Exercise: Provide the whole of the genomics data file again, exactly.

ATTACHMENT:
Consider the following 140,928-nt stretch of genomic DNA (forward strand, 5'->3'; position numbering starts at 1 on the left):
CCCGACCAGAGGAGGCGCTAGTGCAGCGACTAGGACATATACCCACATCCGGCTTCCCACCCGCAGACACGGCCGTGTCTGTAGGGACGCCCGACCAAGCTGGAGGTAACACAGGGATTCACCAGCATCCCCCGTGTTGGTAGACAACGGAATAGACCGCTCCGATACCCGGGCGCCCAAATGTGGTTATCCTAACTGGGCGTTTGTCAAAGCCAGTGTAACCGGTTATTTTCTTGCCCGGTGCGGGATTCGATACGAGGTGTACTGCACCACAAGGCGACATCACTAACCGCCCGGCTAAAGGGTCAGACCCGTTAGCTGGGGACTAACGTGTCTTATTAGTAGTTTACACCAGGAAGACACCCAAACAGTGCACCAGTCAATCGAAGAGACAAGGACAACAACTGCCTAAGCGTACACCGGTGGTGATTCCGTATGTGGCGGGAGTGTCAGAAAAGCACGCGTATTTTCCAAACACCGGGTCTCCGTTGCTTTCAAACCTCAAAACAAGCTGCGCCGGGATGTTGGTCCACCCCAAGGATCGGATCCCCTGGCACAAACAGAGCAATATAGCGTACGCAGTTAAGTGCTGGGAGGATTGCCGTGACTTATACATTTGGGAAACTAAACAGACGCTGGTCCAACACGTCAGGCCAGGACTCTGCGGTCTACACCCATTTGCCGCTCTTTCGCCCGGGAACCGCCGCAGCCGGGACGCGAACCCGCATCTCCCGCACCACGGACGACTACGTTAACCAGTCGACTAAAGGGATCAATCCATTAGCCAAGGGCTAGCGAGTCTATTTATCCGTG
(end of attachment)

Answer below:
Consider the following 140,928-nt stretch of genomic DNA (forward strand, 5'->3'; position numbering starts at 1 on the left):
CCCGACCAGAGGAGGCGCTAGTGCAGCGACTAGGACATATACCCACATCCGGCTTCCCACCCGCAGACACGGCCGTGTCTGTAGGGACGCCCGACCAAGCTGGAGGTAACACAGGGATTCACCAGCATCCCCCGTGTTGGTAGACAACGGAATAGACCGCTCCGATACCCGGGCGCCCAAATGTGGTTATCCTAACTGGGCGTTTGTCAAAGCCAGTGTAACCGGTTATTTTCTTGCCCGGTGCGGGATTCGATACGAGGTGTACTGCACCACAAGGCGACATCACTAACCGCCCGGCTAAAGGGTCAGACCCGTTAGCTGGGGACTAACGTGTCTTATTAGTAGTTTACACCAGGAAGACACCCAAACAGTGCACCAGTCAATCGAAGAGACAAGGACAACAACTGCCTAAGCGTACACCGGTGGTGATTCCGTATGTGGCGGGAGTGTCAGAAAAGCACGCGTATTTTCCAAACACCGGGTCTCCGTTGCTTTCAAACCTCAAAACAAGCTGCGCCGGGATGTTGGTCCACCCCAAGGATCGGATCCCCTGGCACAAACAGAGCAATATAGCGTACGCAGTTAAGTGCTGGGAGGATTGCCGTGACTTATACATTTGGGAAACTAAACAGACGCTGGTCCAACACGTCAGGCCAGGACTCTGCGGTCTACACCCATTTGCCGCTCTTTCGCCCGGGAACCGCCGCAGCCGGGACGCGAACCCGCATCTCCCGCACCACGGACGACTACGTTAACCAGTCGACTAAAGGGATCAATCCATTAGCCAAGGGCTAGCGAGTCTATTTATCCGTG